But her professor encouraged her to draw on her own experience in her writing. “He told me that my stories, and the stories of people in my community, mattered,” she said. When she turned in the story about Starr, the narrator of “The Hate U Give,” he told her that she could turn it into a novel.
“The Hate U Give” takes place in a neighborhood modeled on the community Ms. Thomas grew up in, where drugs and gang violence were inescapable but people looked out for one another. Starr shares many of the author’s traits — she loves basketball and Tupac, and shuttles between two worlds: her affluent, mostly white private school and her impoverished neighborhood.
One night after a party, Starr watches as her friend, Khalil, is pulled over, shot and killed by a white police officer. She struggles with the risks of coming forward as a witness, as protests erupt in her neighborhood.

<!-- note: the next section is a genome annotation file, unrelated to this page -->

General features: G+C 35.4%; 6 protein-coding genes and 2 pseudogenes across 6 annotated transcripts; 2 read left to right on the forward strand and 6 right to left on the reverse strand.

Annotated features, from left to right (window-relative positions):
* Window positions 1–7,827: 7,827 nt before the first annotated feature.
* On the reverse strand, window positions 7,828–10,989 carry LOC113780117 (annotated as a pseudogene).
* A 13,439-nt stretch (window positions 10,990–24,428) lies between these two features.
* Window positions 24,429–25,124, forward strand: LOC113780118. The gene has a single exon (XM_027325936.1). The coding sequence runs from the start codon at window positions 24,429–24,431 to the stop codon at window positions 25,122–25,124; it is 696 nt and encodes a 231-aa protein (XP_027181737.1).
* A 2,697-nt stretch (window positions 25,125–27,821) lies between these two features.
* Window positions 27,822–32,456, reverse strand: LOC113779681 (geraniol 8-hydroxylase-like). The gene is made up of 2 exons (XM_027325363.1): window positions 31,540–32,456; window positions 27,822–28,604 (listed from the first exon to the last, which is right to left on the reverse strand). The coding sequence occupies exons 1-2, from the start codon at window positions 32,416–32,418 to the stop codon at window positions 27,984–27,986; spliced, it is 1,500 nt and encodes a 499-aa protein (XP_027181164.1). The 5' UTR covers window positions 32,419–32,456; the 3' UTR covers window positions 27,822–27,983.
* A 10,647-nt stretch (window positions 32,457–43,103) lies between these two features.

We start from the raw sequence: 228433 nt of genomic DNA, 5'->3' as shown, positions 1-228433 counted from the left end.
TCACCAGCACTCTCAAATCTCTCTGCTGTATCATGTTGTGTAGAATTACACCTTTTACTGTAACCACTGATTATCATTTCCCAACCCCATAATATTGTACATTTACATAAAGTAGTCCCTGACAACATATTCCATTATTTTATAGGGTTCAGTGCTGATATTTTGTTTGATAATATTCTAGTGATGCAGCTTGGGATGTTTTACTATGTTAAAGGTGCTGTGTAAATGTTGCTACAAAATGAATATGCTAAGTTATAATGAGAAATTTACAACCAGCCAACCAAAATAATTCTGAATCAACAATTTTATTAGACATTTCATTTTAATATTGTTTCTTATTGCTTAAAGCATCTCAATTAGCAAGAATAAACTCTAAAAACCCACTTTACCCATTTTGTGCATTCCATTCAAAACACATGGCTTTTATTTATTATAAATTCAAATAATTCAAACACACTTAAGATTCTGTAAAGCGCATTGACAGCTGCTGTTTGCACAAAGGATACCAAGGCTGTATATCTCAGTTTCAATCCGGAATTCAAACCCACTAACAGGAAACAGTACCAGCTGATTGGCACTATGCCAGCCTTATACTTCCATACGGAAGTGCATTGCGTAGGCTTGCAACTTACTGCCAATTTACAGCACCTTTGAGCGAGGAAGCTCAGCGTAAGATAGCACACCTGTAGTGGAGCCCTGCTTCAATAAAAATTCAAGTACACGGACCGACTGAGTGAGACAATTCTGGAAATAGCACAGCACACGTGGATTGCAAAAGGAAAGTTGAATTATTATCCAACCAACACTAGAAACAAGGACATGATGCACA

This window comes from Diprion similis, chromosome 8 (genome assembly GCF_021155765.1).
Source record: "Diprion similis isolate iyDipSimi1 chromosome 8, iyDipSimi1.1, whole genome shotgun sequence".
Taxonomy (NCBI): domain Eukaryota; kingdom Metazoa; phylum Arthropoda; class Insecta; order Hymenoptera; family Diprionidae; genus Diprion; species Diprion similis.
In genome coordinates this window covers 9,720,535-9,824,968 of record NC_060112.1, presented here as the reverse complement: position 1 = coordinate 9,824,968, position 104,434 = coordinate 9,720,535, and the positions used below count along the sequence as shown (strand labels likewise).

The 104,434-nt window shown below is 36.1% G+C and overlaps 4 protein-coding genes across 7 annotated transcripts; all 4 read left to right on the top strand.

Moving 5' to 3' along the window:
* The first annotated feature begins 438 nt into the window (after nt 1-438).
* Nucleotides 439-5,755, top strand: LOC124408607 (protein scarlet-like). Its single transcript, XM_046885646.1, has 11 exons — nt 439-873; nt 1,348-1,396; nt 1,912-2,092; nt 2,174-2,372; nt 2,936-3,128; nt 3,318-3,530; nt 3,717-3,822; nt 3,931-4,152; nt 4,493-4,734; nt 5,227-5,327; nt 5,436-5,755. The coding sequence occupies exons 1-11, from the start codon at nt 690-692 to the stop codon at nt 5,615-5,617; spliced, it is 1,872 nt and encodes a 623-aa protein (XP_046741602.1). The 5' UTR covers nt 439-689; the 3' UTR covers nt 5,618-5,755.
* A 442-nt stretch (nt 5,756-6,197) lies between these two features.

“I wanted to make this as personal as possible, so that people can understand why so many of us are so hurt and so angry,” Ms. Thomas said.
Since the book’s release on Feb. 28, Ms. Thomas has been touring the country, and has had emotional discussions with young readers. At an event in Jackson, a group of girls in middle school told her that they had never met an author who looked like them.
On a recent afternoon in Philadelphia, Ms. Thomas met with 41 teenagers from local schools who had gathered in a basement at a library. She wore a camouflage jacket covered with buttons bearing slogans like “Resist,” and put on a flower crown that one of the students had given her.
The students laughed when she described how she had to send her book editors links to the Urban Dictionary definition of “lit,” a slang term, and cheered when she told them that the novel was being adapted into a movie.
One student asked who inspired her to keep writing when she faced so many obstacles. A young man asked her about a central character modeled on Tupac. Others asked her about the challenges of writing about such a contentious topic.
“I want you to realize your voice matters,” she told the students. “Writing is a form of activism.”